Heidelberg Catechism Q96-97

Q. 96. What is God’s will for us in the second commandment?

Aš That we in no way make any image of God nor worship him in any other way than he has commanded in his Word.

Q. 97. May we then not make any image at all?

Aš God cannot and may not be visibly portrayed in any way.  Although creatures may be portrayed, yet God forbids making or having such images if one’s intention is to worship them or to serve God through them.


Like the first commandment, the second takes up the issue of complete devotion to God alone.  Where the first commandment tells us to have no other gods, the second instructs us not to make an image of the one God.  There is one God and the Scriptures declare that he is Spirit, not material.  Therefore any representation of God is untrue and incomplete and cannot represent the fullness of His presence.  Read John 4:23-24.


Read Exodus 32:1-35.  While Moses was receiving the commandments, the Israelites performed an awful act.  They knew who God was, they had heard his voice thunder from the mountain, but they asked Aaron to make them an image of this God who had led them from Egypt and they began worshipping the golden calf.  Aaron never claims this to be any God except the God who saved them from slavery.  But this act was judged severely by God as a transgression of his law.  All images are products of creation, but our Lord is the author of creation, that is why he refuses to be identified with it in worship.


The prophets clearly describe the reality of idols.  They are all images and images, whether of stone, wood, or even pictures are deaf and dumb.  They cannot lead and teach, much less give a true picture of the living God who created the heavens and the earth, and so they must not be worshipped.  Read Isaiah 40:18-25 and Habakkuk 2:18-20.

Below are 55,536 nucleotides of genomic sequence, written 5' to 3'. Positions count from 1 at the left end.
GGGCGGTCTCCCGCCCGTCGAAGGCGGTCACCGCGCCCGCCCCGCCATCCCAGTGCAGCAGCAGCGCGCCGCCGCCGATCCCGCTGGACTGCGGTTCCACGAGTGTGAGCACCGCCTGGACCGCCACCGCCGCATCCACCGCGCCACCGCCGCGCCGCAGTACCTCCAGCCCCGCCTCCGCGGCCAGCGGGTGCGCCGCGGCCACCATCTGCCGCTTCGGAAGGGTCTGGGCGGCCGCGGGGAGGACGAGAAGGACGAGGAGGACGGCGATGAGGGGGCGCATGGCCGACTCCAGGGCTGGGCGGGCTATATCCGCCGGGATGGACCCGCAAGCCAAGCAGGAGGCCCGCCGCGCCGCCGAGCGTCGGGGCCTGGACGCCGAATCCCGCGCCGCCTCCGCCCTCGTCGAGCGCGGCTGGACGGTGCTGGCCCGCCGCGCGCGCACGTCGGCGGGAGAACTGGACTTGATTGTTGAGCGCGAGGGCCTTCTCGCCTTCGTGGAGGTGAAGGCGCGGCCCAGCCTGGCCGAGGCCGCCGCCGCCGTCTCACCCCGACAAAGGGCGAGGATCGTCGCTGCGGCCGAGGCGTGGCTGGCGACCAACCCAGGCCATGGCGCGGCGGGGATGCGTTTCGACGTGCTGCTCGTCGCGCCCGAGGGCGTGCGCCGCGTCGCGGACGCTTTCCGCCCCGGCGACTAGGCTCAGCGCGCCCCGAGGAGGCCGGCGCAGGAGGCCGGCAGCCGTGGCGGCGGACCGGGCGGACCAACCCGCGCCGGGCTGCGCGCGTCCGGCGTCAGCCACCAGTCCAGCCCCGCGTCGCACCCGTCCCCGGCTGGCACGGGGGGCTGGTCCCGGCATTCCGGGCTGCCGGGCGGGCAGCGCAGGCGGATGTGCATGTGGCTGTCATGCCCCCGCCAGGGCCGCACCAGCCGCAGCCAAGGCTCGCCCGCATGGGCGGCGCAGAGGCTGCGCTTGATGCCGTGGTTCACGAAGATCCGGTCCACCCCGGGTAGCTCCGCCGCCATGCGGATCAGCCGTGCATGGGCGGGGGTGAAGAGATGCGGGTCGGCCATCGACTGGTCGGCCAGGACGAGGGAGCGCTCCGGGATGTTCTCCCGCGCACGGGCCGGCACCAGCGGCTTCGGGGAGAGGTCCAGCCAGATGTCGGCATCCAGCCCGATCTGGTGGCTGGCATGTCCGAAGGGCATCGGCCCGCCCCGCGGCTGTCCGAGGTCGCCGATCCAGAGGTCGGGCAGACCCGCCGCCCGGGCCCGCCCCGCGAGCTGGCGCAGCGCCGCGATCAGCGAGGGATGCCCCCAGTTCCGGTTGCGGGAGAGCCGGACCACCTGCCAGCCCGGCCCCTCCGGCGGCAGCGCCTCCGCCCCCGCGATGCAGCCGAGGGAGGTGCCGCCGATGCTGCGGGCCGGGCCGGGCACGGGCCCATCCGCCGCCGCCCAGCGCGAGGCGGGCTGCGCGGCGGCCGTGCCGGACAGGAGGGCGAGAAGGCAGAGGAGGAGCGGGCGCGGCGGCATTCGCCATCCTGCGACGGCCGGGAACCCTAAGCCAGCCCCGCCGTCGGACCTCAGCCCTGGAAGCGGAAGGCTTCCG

Romans paints a sobering picture about the reality of idol worship.  The scene is one of supposed wisdom but the effects of this wisdom are degenerate behavior, doomed to further deplorable actions.  In short, human wisdom in trying to improve upon God’s plans and decrees for worship will always lead us away from God and into a complete denial of him.  Read Romans 1:18-32.


Why did God spend so much time dictating the way he wanted to be worshipped?  Much of the Old Testament is taken up with instructions about the temple worship service.  There are rules for the sacrifices, the offerings, the priestly clothing, the temple structure, even the furniture inside, as well as the religious holidays, etc.  Each of these rules served to communicate a powerful message about who God is and what he would do for his people.  So, any change in the liturgy actually served to cloud the image of the Messiah.  That is why God demanded that worship be carried out exactly as he prescribed and why he punished its violation severely.  Read 1 Samuel 15:22-23, Leviticus 10:1-7 and Hebrews 8:5


God clearly instructed his people to do away with all idols and images.  They were to completely destroy them and leave no trace of their presence in the land.  Such must be the case for each and every believer and local church.  Read Exodus 34:13-17 and 2 Kings 18:4-5.


About Scott Roberts

pastor of Hope in Christ Church, Bellingham, WA
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